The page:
That sounds good!

    A lot of writers on here will say that you shouldn't drop ANY hints if you want to get published. I say do whatever works for the story, and worry about that stuff once your story is ready to be published. "Hints" implies that there are multiple things you are hinting at, and it might be more poignant if you choose your most enticing hint and hit on it once.
     
  11. Elgaisma
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    Elgaisma Contributing Member Contributor

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    What I did with my really tragic ending (seriously, I'd killed 20 children, my protagonist and antagonist had both lost, the former curled up and couldn't die because he was immortal, and the latter flew off into the distance in a slightly better state than him) I added a scene one year later which offered some hope for my protagonist.

    Maybe you could do a chapter/epilogue a little bit in the future showing a snapshot into your MCs life? That way those that want the tragic ending can leave it and those that can't take it can turn the page.

    But ... if your story calls for a powerful, tragic ending just leave it. Nothing annoys me more than a book with an ending that doesn't fit.
     
  12. Phoenix Hikari
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    Phoenix Hikari Contributing Member

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    I do feel that this ending is exactly what I want. The fact that everything is hanging unsolved because the story itself is full of suspense and mysterious events. I'm planning to write that scene so that the reader is completely astonished in both realizing who died and how the protagonist is effected by it. I want them to read it, reach the ending and then go back to read it again just to make sure they didn't miss anything. That's why I started the scene in a casual way.

    I really don't want to be forced to extend to another scene, personally, it doesn't serve me a purpose but if ending like this is harsh or annoying then I'll have to.
     
  13. Elgaisma
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    Elgaisma Contributing Member Contributor

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    Make it the right ending for the story.

    I added the epilogue because I'd ended the story in the right place, but the readers found it a bit too soul destroying and wanted a tiny shred of hope of my protagonist.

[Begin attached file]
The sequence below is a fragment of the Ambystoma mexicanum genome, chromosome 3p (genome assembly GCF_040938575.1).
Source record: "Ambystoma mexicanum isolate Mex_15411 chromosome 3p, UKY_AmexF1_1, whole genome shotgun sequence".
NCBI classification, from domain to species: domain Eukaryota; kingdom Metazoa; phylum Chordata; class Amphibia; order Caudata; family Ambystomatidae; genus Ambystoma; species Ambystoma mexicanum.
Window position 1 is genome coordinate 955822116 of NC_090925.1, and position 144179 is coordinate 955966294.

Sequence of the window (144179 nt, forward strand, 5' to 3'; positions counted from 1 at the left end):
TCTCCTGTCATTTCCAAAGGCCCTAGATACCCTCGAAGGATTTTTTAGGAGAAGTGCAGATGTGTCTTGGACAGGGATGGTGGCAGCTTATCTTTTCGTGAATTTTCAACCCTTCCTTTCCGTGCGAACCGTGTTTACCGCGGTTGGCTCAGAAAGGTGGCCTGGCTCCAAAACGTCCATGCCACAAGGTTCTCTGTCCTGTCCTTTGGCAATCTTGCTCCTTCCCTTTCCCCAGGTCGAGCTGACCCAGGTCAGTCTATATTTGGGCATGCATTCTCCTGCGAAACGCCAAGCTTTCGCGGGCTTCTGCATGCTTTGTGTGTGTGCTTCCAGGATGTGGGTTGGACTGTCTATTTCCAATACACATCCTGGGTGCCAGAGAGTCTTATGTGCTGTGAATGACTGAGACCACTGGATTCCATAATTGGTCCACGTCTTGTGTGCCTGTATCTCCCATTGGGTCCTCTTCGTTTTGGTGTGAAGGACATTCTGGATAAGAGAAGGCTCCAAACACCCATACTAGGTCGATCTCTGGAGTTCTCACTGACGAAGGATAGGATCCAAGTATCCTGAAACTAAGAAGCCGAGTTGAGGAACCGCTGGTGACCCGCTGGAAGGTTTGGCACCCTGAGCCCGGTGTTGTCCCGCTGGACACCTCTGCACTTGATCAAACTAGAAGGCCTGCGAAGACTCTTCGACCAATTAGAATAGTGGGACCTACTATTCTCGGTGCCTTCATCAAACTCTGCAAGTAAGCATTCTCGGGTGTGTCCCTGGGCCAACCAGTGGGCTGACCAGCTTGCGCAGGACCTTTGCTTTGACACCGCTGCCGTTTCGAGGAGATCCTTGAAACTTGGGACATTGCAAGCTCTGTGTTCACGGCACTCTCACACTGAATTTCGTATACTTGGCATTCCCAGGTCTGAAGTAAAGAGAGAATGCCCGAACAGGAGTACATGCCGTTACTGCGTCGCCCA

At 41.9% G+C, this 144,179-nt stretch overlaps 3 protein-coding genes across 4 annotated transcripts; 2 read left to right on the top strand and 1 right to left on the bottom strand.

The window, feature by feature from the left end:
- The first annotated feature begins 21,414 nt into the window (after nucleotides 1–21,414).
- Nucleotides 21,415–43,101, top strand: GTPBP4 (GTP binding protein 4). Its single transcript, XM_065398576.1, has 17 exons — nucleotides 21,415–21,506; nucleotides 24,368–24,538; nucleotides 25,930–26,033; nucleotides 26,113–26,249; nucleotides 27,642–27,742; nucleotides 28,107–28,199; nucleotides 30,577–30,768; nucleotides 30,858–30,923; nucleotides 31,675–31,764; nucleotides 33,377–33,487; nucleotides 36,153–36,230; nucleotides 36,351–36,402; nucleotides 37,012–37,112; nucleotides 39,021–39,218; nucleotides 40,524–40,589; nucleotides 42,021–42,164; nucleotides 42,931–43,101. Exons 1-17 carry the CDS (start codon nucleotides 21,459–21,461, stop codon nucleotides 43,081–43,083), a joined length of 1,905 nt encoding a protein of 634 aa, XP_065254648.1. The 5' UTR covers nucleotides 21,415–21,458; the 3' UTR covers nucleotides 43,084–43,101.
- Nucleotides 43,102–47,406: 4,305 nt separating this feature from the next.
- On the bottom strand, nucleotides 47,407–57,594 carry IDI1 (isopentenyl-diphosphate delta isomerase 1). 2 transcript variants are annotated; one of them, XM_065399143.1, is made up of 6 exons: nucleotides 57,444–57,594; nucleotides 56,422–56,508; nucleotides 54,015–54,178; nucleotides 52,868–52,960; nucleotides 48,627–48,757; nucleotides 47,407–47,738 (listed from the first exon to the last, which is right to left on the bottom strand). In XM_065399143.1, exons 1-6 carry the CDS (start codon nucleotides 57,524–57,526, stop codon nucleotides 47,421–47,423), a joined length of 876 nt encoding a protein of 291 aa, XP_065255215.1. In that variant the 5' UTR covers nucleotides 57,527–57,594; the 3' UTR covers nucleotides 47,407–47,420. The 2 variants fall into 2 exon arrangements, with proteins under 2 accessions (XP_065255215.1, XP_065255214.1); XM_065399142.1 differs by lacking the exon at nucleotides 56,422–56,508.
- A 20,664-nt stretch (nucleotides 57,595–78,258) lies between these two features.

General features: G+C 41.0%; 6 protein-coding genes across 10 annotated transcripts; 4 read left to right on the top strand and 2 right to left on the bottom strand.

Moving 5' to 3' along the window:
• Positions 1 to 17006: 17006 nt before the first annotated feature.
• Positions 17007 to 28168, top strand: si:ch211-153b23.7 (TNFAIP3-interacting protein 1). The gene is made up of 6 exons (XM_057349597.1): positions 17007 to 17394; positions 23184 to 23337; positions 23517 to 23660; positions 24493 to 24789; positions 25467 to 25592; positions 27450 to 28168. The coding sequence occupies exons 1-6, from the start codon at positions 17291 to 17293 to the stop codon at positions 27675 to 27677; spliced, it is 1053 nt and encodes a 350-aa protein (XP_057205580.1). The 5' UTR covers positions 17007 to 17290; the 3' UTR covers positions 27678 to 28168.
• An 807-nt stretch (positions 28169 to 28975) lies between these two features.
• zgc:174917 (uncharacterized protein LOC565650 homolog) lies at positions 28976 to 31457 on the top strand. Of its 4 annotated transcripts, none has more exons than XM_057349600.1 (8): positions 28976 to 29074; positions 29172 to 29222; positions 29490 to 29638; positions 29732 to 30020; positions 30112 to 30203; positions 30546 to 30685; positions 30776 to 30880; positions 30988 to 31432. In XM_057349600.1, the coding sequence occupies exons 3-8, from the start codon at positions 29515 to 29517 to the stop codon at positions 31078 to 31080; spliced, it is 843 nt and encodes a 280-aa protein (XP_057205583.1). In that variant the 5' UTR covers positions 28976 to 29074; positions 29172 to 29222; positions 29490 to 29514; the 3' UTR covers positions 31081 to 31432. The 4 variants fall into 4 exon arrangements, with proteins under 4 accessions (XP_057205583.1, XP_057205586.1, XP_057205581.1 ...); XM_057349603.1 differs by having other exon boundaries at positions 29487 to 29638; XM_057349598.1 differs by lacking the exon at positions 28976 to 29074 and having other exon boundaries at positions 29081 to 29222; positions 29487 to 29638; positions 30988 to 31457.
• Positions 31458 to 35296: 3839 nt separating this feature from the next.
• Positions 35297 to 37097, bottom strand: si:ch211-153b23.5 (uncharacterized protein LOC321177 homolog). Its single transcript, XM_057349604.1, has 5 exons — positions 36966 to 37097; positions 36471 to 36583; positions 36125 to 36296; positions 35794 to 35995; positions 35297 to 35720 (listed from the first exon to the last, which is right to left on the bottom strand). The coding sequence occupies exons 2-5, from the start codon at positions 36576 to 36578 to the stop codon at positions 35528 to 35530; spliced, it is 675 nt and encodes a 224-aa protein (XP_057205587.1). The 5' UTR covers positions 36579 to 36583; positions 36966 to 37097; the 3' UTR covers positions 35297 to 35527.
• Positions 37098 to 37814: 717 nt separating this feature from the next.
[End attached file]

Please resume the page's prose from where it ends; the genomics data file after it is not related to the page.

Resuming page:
However, there is nothing worse than reading a gripping roller-coaster book and have it go out in a damp squib. I'd rather have a sad or difficult ending.
     
  14. Phoenix Hikari
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    Phoenix Hikari Contributing Member

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    So you suggest that I end it with the death scene and not extend any farther??
     
  15. Asaph Judea Wagner
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    Asaph Judea Wagner Member

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    End it with the death scene. I don't like books in a series ending with a cliff hanger, but I like it when they end with a watercooler moment, something I'll be talking with other people who read it. With the death scene, I'll probably stay and read the next part not because I have to know what happened in general, but what happened to my so lovelable characters.
     
  16. Elgaisma
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    Elgaisma Contributing Member Contributor

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    If that is right for the book yes.

    I read a book called Brother's Bishop by Bart Yates a few years ago and had an amazing rollercoaster ride reading it, I could barely catch my breath at times. It had the most limp wristed ending I have ever read in a book. A tragic ending would've been much better. It ranks as the single most disatisfying ending I have ever read and yet the book otherwise would've been one of the best books I had ever read. I have never forgiven him for that ending lol
     
  17. marcuslam
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    marcuslam Senior Member

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    It depends on how it's executed. I'm not a fan of books that end on a cliffhanger. At the same time, I'm ready to be shown that it can be done right. If adding another scene feels forced, perhaps it's best not to include it.